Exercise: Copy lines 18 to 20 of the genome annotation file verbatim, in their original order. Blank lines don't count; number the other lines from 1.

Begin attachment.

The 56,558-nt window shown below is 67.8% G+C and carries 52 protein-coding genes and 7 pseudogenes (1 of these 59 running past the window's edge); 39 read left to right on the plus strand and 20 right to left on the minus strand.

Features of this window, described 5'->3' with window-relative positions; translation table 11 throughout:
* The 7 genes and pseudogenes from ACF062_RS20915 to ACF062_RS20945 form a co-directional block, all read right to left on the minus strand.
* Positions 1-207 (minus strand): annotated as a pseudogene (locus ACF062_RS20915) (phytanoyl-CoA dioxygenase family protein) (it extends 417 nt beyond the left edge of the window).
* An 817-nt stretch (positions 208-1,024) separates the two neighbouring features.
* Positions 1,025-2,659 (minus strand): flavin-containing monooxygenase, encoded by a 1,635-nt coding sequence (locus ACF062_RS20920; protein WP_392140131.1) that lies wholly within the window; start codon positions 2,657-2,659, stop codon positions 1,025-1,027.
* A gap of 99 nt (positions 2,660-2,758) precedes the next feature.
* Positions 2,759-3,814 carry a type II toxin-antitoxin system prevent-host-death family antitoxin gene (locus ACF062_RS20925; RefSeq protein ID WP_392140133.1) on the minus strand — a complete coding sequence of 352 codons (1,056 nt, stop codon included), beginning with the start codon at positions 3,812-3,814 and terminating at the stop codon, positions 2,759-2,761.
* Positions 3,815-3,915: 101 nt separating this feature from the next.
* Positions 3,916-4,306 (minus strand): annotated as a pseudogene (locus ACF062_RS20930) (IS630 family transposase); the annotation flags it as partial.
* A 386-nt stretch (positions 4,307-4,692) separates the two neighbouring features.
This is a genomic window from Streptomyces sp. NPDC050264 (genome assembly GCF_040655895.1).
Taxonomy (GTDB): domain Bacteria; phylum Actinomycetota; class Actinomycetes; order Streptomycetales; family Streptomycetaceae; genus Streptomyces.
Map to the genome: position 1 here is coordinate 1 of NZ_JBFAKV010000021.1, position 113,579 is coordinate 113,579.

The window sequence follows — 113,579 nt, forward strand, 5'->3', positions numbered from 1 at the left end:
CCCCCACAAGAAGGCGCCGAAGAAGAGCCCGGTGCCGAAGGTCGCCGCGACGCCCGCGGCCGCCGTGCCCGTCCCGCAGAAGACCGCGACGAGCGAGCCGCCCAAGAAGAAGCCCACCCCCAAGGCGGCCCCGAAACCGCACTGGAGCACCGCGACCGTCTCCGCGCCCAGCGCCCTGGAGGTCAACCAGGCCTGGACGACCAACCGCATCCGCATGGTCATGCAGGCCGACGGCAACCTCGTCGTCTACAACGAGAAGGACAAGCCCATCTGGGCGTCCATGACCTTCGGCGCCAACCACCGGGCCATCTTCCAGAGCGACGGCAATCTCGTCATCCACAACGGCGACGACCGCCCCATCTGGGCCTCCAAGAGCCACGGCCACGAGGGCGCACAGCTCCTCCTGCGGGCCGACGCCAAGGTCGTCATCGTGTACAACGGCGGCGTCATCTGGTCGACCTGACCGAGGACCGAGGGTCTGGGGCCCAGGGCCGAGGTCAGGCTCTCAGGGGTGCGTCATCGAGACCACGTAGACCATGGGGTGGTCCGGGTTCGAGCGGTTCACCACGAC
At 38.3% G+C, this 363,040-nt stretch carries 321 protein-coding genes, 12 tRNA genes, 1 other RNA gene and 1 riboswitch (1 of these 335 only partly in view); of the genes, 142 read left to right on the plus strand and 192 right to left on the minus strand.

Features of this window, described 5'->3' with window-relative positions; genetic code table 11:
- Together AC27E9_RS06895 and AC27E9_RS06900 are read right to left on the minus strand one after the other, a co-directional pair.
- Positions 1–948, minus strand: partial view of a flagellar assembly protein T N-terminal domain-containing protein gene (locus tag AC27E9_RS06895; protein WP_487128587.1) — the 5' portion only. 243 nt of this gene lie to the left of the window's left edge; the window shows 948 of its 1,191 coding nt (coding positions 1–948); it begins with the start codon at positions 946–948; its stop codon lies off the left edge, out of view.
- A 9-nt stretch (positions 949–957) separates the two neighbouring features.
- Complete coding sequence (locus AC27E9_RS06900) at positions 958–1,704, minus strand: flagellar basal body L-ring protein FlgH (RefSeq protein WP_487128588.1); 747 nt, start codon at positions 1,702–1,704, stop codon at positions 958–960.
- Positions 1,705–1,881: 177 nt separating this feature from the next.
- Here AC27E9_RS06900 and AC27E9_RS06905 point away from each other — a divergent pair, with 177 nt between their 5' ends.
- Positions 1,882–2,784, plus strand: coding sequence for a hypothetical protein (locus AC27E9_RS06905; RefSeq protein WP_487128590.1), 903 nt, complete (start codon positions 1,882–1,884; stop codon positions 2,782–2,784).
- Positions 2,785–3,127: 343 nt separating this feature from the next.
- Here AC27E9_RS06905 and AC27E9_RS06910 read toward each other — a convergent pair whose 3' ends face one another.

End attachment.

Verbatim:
Features of this window, described 5'->3' with window-relative positions; genetic code table 11:
- Together AC27E9_RS06895 and AC27E9_RS06900 are read right to left on the minus strand one after the other, a co-directional pair.
- Positions 1–948, minus strand: partial view of a flagellar assembly protein T N-terminal domain-containing protein gene (locus tag AC27E9_RS06895; protein WP_487128587.1) — the 5' portion only. 243 nt of this gene lie to the left of the window's left edge; the window shows 948 of its 1,191 coding nt (coding positions 1–948); it begins with the start codon at positions 946–948; its stop codon lies off the left edge, out of view.